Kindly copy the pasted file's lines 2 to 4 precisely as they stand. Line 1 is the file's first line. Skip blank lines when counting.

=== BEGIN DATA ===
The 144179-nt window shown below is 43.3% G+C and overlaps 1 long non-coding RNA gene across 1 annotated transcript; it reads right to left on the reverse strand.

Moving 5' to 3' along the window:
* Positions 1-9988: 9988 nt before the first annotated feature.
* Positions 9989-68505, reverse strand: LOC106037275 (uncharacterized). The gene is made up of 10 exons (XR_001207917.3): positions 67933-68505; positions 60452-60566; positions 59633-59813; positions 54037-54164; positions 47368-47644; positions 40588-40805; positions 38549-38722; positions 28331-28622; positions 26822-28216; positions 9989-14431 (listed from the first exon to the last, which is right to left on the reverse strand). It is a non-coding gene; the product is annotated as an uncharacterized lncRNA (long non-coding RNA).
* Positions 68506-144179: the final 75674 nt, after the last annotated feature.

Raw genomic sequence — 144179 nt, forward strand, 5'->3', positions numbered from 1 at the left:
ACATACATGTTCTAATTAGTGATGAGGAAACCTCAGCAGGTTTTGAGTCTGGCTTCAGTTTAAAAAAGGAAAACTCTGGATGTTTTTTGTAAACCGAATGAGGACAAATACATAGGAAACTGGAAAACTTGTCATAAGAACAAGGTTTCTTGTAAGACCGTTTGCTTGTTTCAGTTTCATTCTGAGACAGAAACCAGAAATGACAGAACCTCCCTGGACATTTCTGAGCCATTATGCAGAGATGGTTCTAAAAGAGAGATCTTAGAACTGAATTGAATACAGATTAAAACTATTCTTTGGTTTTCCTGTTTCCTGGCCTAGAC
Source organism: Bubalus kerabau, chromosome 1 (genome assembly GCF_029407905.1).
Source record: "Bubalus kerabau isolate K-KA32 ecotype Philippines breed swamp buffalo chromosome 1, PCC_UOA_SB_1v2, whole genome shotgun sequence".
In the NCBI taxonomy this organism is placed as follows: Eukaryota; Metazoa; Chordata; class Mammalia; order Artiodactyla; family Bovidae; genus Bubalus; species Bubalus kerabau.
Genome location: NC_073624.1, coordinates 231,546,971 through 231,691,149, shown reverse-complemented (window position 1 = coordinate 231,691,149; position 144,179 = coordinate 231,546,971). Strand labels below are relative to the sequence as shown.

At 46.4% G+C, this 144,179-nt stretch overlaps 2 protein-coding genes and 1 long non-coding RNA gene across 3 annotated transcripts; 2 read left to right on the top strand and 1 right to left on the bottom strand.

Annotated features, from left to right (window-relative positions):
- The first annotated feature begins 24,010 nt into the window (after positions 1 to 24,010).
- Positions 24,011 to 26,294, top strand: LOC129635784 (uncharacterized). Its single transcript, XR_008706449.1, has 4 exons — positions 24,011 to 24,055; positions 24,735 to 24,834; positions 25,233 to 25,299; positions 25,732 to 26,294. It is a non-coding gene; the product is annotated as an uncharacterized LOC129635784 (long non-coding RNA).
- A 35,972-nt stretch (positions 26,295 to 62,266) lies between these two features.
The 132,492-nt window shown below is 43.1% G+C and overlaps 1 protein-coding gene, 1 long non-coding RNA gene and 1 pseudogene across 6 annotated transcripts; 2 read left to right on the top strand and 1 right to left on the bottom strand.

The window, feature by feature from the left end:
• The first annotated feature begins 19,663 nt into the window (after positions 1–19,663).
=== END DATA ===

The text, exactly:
Moving 5' to 3' along the window:
* Positions 1-9988: 9988 nt before the first annotated feature.
* Positions 9989-68505, reverse strand: LOC106037275 (uncharacterized). The gene is made up of 10 exons (XR_001207917.3): positions 67933-68505; positions 60452-60566; positions 59633-59813; positions 54037-54164; positions 47368-47644; positions 40588-40805; positions 38549-38722; positions 28331-28622; positions 26822-28216; positions 9989-14431 (listed from the first exon to the last, which is right to left on the reverse strand). It is a non-coding gene; the product is annotated as an uncharacterized lncRNA (long non-coding RNA).